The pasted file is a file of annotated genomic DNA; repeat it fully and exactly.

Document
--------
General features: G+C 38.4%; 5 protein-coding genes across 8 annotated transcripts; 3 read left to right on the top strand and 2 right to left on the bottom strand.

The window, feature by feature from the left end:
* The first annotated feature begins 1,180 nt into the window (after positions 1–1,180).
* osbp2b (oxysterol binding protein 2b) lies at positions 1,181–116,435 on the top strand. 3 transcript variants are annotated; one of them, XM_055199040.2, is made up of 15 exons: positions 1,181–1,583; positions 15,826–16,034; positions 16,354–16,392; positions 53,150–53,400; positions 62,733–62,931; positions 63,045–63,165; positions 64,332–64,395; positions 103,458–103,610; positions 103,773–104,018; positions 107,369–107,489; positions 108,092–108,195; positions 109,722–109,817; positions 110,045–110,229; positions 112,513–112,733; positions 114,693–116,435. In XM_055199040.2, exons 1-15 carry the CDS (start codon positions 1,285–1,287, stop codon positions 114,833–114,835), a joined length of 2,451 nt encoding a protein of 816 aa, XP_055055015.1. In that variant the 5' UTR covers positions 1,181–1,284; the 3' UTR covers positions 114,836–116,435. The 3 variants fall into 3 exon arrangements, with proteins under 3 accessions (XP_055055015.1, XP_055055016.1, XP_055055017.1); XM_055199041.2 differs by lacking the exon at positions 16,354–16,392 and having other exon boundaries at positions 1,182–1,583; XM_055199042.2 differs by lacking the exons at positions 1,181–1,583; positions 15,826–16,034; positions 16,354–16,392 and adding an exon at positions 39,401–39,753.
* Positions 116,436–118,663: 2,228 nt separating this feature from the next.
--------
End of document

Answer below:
General features: G+C 38.4%; 5 protein-coding genes across 8 annotated transcripts; 3 read left to right on the top strand and 2 right to left on the bottom strand.

The window, feature by feature from the left end:
* The first annotated feature begins 1,180 nt into the window (after positions 1–1,180).
* osbp2b (oxysterol binding protein 2b) lies at positions 1,181–116,435 on the top strand. 3 transcript variants are annotated; one of them, XM_055199040.2, is made up of 15 exons: positions 1,181–1,583; positions 15,826–16,034; positions 16,354–16,392; positions 53,150–53,400; positions 62,733–62,931; positions 63,045–63,165; positions 64,332–64,395; positions 103,458–103,610; positions 103,773–104,018; positions 107,369–107,489; positions 108,092–108,195; positions 109,722–109,817; positions 110,045–110,229; positions 112,513–112,733; positions 114,693–116,435. In XM_055199040.2, exons 1-15 carry the CDS (start codon positions 1,285–1,287, stop codon positions 114,833–114,835), a joined length of 2,451 nt encoding a protein of 816 aa, XP_055055015.1. In that variant the 5' UTR covers positions 1,181–1,284; the 3' UTR covers positions 114,836–116,435. The 3 variants fall into 3 exon arrangements, with proteins under 3 accessions (XP_055055015.1, XP_055055016.1, XP_055055017.1); XM_055199041.2 differs by lacking the exon at positions 16,354–16,392 and having other exon boundaries at positions 1,182–1,583; XM_055199042.2 differs by lacking the exons at positions 1,181–1,583; positions 15,826–16,034; positions 16,354–16,392 and adding an exon at positions 39,401–39,753.
* Positions 116,436–118,663: 2,228 nt separating this feature from the next.